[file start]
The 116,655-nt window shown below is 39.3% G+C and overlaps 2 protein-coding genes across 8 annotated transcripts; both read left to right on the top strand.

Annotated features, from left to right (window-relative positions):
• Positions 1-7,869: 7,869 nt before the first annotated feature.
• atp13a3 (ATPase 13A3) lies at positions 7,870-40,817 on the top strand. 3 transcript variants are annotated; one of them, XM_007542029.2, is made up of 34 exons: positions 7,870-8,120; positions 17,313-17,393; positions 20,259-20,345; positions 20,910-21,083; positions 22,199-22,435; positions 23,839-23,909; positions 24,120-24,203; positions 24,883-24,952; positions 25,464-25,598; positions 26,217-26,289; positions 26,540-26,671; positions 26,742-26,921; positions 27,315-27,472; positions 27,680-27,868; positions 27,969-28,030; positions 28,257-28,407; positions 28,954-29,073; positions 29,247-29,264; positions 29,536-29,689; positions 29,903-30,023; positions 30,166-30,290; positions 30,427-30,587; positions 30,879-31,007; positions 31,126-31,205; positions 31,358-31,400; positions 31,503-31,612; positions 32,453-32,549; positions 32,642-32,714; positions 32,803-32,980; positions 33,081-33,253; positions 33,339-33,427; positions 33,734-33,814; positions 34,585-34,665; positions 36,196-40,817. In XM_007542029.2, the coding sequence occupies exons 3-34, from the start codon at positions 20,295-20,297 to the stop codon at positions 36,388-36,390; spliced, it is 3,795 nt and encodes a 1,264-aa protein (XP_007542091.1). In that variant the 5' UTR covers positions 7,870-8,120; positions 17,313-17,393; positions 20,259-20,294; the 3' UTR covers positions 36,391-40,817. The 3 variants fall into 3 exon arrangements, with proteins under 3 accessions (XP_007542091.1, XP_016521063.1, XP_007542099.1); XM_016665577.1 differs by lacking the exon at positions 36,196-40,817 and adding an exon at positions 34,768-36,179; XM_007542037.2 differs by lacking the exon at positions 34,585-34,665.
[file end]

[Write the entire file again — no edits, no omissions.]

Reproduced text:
The 116,655-nt window shown below is 39.3% G+C and overlaps 2 protein-coding genes across 8 annotated transcripts; both read left to right on the top strand.

Annotated features, from left to right (window-relative positions):
• Positions 1-7,869: 7,869 nt before the first annotated feature.
• atp13a3 (ATPase 13A3) lies at positions 7,870-40,817 on the top strand. 3 transcript variants are annotated; one of them, XM_007542029.2, is made up of 34 exons: positions 7,870-8,120; positions 17,313-17,393; positions 20,259-20,345; positions 20,910-21,083; positions 22,199-22,435; positions 23,839-23,909; positions 24,120-24,203; positions 24,883-24,952; positions 25,464-25,598; positions 26,217-26,289; positions 26,540-26,671; positions 26,742-26,921; positions 27,315-27,472; positions 27,680-27,868; positions 27,969-28,030; positions 28,257-28,407; positions 28,954-29,073; positions 29,247-29,264; positions 29,536-29,689; positions 29,903-30,023; positions 30,166-30,290; positions 30,427-30,587; positions 30,879-31,007; positions 31,126-31,205; positions 31,358-31,400; positions 31,503-31,612; positions 32,453-32,549; positions 32,642-32,714; positions 32,803-32,980; positions 33,081-33,253; positions 33,339-33,427; positions 33,734-33,814; positions 34,585-34,665; positions 36,196-40,817. In XM_007542029.2, the coding sequence occupies exons 3-34, from the start codon at positions 20,295-20,297 to the stop codon at positions 36,388-36,390; spliced, it is 3,795 nt and encodes a 1,264-aa protein (XP_007542091.1). In that variant the 5' UTR covers positions 7,870-8,120; positions 17,313-17,393; positions 20,259-20,294; the 3' UTR covers positions 36,391-40,817. The 3 variants fall into 3 exon arrangements, with proteins under 3 accessions (XP_007542091.1, XP_016521063.1, XP_007542099.1); XM_016665577.1 differs by lacking the exon at positions 36,196-40,817 and adding an exon at positions 34,768-36,179; XM_007542037.2 differs by lacking the exon at positions 34,585-34,665.